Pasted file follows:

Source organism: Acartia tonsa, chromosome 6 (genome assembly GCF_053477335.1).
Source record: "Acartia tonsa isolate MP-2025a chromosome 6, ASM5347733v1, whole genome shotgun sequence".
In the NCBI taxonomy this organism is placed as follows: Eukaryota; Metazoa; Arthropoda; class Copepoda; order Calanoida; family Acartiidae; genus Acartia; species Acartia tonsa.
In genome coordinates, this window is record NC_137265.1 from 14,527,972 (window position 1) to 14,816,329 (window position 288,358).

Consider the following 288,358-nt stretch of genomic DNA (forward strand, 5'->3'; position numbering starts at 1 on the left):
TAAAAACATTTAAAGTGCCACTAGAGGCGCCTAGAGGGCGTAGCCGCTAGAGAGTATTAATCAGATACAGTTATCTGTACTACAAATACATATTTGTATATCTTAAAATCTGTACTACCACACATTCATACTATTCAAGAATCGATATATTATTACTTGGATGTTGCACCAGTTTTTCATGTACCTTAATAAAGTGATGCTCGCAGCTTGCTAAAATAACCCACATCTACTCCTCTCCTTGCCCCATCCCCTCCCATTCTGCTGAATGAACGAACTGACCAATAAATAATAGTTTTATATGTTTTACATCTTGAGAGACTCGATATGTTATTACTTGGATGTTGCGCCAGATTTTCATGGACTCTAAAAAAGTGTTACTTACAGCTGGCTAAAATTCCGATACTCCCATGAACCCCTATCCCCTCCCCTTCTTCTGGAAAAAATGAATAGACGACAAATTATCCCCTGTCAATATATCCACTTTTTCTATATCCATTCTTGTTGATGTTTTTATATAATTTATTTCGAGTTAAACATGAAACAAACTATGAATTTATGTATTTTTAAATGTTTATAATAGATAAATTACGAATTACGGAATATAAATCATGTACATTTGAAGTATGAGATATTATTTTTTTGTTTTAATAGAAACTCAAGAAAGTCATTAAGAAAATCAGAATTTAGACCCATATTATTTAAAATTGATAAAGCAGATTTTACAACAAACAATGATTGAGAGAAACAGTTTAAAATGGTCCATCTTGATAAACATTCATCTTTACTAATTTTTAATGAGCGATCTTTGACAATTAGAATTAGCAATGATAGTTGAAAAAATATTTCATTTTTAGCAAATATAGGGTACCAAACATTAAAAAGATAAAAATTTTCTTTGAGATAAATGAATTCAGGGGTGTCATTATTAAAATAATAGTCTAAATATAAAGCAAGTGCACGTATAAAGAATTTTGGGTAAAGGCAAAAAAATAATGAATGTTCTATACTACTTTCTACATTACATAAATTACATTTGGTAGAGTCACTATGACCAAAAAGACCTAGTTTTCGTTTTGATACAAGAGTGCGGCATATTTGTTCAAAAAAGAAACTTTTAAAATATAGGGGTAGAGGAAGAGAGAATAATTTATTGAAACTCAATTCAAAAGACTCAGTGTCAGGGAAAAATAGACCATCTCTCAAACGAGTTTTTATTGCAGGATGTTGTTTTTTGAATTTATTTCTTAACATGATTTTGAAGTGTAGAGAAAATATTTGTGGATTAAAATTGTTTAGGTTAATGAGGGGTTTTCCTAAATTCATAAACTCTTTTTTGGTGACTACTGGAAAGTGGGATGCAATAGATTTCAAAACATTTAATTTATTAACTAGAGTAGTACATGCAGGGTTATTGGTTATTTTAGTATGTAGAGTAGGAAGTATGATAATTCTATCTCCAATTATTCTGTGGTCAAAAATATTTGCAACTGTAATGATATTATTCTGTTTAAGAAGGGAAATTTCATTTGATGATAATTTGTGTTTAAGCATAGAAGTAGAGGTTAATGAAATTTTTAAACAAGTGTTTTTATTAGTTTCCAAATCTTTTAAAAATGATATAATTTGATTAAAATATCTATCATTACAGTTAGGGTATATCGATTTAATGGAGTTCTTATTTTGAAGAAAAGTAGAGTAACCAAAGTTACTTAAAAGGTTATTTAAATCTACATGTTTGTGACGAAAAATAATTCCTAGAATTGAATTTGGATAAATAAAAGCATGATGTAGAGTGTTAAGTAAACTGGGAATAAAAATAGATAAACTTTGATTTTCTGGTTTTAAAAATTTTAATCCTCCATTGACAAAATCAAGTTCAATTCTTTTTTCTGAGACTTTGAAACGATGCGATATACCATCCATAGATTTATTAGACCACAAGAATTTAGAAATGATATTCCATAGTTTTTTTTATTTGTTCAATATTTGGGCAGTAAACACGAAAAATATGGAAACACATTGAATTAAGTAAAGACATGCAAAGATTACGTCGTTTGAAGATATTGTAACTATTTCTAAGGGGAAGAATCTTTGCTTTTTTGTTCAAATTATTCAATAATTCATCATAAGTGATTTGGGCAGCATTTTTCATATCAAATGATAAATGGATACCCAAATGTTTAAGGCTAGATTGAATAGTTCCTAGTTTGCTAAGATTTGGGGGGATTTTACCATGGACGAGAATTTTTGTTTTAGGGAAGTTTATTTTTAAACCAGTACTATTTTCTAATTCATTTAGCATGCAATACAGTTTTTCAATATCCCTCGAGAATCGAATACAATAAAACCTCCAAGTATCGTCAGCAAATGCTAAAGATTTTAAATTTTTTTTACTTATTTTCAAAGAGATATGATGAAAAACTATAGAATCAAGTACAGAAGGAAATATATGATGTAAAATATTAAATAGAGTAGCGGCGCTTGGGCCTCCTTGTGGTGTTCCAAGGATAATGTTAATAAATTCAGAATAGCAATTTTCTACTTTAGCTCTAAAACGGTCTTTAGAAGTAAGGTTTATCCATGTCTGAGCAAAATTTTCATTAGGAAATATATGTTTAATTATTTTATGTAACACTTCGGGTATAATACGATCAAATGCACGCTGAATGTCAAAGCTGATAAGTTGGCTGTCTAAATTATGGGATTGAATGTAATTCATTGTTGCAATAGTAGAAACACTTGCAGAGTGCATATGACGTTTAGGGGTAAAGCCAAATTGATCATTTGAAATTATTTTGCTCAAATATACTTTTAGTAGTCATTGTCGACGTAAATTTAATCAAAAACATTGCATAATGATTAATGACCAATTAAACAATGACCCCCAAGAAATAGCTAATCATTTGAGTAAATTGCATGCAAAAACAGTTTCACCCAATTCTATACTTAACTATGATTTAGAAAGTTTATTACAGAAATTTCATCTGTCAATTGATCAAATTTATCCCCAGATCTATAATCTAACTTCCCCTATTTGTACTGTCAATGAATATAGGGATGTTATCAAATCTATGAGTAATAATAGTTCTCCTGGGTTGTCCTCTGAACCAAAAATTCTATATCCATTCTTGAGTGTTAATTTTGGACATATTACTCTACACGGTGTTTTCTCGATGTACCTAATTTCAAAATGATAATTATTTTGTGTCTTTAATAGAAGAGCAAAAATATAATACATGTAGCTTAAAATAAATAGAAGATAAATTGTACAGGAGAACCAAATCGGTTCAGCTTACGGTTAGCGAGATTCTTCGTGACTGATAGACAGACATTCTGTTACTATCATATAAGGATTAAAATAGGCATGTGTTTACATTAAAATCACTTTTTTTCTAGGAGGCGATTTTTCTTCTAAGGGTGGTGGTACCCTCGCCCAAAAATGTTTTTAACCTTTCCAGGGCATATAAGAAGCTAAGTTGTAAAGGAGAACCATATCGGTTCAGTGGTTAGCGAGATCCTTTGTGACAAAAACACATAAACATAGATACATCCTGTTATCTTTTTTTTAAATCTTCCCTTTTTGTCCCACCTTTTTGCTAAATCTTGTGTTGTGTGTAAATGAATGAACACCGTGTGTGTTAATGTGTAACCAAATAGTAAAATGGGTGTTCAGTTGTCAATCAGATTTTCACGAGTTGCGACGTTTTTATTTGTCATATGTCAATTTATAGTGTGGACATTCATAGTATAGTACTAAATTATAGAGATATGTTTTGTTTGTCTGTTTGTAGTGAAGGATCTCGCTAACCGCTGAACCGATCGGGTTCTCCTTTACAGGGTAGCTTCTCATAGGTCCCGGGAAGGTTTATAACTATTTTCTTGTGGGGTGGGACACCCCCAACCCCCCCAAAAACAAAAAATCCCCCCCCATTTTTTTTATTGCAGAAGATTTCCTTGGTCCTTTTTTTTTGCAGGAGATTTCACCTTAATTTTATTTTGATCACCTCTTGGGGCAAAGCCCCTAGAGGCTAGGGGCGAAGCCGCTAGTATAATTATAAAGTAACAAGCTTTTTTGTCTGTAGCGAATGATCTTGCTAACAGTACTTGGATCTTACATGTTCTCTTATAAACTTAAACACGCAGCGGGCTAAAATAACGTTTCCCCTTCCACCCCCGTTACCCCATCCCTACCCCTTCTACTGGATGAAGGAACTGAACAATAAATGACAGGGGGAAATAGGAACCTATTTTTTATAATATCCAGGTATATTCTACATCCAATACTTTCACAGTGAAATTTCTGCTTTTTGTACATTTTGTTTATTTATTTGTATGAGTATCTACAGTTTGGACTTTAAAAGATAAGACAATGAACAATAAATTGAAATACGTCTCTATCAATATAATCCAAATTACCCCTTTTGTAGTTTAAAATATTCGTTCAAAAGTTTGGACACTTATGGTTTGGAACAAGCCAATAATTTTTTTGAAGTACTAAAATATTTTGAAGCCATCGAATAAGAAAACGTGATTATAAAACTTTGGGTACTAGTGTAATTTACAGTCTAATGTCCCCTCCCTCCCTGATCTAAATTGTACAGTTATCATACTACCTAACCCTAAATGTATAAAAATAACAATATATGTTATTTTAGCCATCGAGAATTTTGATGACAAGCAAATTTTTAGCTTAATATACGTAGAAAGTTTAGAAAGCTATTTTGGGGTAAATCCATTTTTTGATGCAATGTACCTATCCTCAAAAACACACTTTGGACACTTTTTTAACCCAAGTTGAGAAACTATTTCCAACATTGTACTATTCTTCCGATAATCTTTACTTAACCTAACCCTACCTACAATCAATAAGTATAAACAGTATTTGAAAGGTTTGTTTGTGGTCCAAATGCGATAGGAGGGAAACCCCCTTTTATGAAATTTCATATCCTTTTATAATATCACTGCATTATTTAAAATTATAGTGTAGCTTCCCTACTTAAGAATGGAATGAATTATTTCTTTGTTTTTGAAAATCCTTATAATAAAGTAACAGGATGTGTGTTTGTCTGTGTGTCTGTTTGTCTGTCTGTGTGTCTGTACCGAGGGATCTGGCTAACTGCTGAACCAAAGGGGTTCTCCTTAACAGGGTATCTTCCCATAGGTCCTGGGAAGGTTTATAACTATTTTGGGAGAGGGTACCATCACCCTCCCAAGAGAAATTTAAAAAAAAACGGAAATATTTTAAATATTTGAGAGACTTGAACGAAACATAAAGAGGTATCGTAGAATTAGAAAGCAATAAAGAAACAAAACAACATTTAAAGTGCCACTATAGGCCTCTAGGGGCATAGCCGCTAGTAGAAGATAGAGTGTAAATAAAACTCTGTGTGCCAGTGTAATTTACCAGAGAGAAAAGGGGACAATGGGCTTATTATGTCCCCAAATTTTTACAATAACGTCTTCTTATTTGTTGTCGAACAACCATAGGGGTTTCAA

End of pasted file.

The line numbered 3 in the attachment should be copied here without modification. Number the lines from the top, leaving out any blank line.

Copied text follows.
In the NCBI taxonomy this organism is placed as follows: Eukaryota; Metazoa; Arthropoda; class Copepoda; order Calanoida; family Acartiidae; genus Acartia; species Acartia tonsa.